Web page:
Mobicloud and Secure Data Access Framework

J. Pourqasem, S. Karimi, S.A. Edalatpanah

  Open Access OPEN ACCESS  Peer Reviewed PEER-REVIEWED

Mobicloud and Secure Data Access Framework

J. Pourqasem1, S. Karimi1, S.A. Edalatpanah2, 3,

1Department of Computer Science, Faculty of Engineering, University of Guilan, Rasht, Iran

2Department of Applied Mathematics, Lahijan Branch, Islamic Azad University, Lahijan,Iran

3Department of Applied Mathematics, Faculty of Mathematical Sciences, University of Guilan, Rasht, Iran


Cloud provides the environment for the mobile users called mobicloud to performs computationally intensive operation such as searching, data mining, and multimedia processing. Addressing the trust management, secure routing, and risk management issues in this framework are notable. To this end, we present a secure mobile cloud data access framework through trust management and private data isolation.

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Cite this article:

  • Pourqasem, J., S. Karimi, and S.A. Edalatpanah. "Mobicloud and Secure Data Access Framework." American Journal of Systems and Software 2.1 (2014): 27-32.
  • Pourqasem, J. , Karimi, S. , & Edalatpanah, S. (2014). Mobicloud and Secure Data Access Framework. American Journal of Systems and Software, 2(1), 27-32.
  • Pourqasem, J., S. Karimi, and S.A. Edalatpanah. "Mobicloud and Secure Data Access Framework." American Journal of Systems and Software 2, no. 1 (2014): 27-32.

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1. Introduction

Cloud computing has grown rapidly in the past few years due to the increasing network bandwidth, mature virtualization techniques, and emerging cloud based business demands. What is more, by 2013, mobile devices will overtake PCs as the most common web access entities worldwide as predicted by Gartner [1]. Thus, a mix of cloud computing with mobile technologies is highly expected. Mobile Cloud Computing (MCC) is a term that refers to an infrastructure where both data storage and data processing are done outside of mobile devices from which an application is launched. Besides that, a mobile entity is not limited to only a mobile device; more importantly, it could also be cloud resources, infrastructure, services, and human beings. Hence, with this understanding, MCC further refers to a cloud system where mobility happens in infrastructure, resources, services, user devices and even human beings. The trend of the MCC system is not just aimed to providing fixed services for users in certain areas, but is especially to look forward to establishing connections among mobile users all over the world. Due to the mobility of MCC users, a geographically distributed cloud system is a natural choice that allows users to connect to cloud resources that are geographically “close” to their mobile devices, which usually means less communication delay compared to the centralized approach.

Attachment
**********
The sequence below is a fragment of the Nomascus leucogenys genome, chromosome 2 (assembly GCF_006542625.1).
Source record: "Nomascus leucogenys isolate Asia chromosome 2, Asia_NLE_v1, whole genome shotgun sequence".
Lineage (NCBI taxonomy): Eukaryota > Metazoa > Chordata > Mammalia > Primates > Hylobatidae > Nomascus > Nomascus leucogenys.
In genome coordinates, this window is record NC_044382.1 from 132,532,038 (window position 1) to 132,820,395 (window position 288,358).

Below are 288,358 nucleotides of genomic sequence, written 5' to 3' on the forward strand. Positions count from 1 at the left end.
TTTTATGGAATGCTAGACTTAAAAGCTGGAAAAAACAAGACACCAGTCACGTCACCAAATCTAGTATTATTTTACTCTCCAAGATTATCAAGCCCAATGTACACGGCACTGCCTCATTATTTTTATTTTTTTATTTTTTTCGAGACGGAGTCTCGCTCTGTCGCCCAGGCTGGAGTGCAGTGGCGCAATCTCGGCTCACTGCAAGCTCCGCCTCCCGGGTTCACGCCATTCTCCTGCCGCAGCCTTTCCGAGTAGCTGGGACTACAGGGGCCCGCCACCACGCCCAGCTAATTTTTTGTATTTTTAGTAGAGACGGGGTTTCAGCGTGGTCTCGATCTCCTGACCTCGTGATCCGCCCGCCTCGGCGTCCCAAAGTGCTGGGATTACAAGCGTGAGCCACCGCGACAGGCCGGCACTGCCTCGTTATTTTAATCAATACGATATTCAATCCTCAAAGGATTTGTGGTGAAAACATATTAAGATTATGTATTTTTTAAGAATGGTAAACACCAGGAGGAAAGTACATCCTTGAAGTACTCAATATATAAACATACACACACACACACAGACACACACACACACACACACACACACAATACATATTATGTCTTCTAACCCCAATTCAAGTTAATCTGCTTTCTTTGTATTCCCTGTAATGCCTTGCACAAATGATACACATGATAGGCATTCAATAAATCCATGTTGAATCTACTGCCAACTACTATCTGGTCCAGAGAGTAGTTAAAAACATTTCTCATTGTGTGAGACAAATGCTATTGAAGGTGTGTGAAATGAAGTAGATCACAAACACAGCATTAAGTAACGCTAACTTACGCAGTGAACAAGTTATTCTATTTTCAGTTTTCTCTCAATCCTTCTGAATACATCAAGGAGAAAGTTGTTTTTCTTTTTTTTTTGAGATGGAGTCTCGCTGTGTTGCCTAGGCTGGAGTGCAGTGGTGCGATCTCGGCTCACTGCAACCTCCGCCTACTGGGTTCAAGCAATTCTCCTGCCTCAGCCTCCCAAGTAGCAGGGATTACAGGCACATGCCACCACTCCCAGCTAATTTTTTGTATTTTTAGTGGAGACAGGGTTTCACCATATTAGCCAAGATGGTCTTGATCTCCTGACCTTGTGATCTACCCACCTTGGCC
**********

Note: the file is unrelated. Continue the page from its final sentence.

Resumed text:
This research article is presented as a position paper to highlight research directions and possible solutions for enhancing secure mobile computing using cloud computing. MobiCloud transforms traditional MANETs into a new service-oriented communication architecture.

In MobiCloud, a mobile device can outsource its computing and storage services to its corresponding ESSI and Secure Storage (SS). Moreover, the device will send its sensed information such as moving trajectory to the cloud. As a return, the cloud can provide better location-based services according to the mobility information provided by the mobile device. In MobiCloud [2], mobile users must trust the cloud service provider to protect the data received from mobile devices. However, it is a big concern for mobile users for storing their privacy sensitive information in a public cloud. This paper targets to address this privacy issue.

The new secure mobile cloud framework is shown in Figure 1. The mobile cloud is composed by three main domains: the cloud mobile and sensing domain, the cloud trusted domain, and the cloud public service and storage domain.

MobiCloud transforms each mobile node from a traditional strictly layer- structured communication node into a service node (SN). Each SN can be used as a service provider or a service broker according its capability, e.g., available computation and communication capabilities to support a particular service. To reduce the uncertainty caused by mobility, we incorporate every SN into the MobiCloud as a virtualized component. Each SN is mirrored to one or more Extended Semi-Shadow Images (ESSIs) in the cloud in order to address the communication and computation deficiencies of mobile device. We note that ESSI can be differentiated from a virtual image in that an ESSI can be an exact clone, a partial clone, or an image containing extended functions of the physical device. In addition, the ESSIs create a virtualized MANET routing and communication layer that can assist the physical mobile nodes and maximize availability of pervasive computing services for each mobile user. The networking between a user and its ESSI is through a secure connection, e.g., SSL, IPSec, etc.